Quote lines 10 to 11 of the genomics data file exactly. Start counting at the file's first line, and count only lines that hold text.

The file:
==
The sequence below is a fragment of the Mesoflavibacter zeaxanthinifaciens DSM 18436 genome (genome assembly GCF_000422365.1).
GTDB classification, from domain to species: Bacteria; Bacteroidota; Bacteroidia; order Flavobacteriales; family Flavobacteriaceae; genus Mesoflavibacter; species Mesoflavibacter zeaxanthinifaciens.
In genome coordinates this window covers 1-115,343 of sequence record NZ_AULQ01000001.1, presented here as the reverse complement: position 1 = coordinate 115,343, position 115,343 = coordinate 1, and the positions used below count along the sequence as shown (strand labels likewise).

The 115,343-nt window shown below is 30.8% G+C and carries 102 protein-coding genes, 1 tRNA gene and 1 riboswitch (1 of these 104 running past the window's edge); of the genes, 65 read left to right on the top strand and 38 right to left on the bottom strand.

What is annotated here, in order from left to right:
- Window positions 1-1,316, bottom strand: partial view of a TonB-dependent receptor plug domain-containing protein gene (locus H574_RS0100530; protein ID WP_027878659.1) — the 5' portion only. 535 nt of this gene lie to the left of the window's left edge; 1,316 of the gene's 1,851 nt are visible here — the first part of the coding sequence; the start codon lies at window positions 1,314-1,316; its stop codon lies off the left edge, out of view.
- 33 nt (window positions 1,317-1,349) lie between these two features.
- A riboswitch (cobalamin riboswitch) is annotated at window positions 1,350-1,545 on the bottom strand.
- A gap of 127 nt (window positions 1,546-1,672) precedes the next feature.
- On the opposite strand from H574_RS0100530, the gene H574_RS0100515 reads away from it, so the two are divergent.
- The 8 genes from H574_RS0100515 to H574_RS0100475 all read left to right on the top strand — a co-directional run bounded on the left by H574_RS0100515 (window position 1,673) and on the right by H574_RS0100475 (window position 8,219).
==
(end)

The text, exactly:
- On the opposite strand from H574_RS0100530, the gene H574_RS0100515 reads away from it, so the two are divergent.
- The 8 genes from H574_RS0100515 to H574_RS0100475 all read left to right on the top strand — a co-directional run bounded on the left by H574_RS0100515 (window position 1,673) and on the right by H574_RS0100475 (window position 8,219).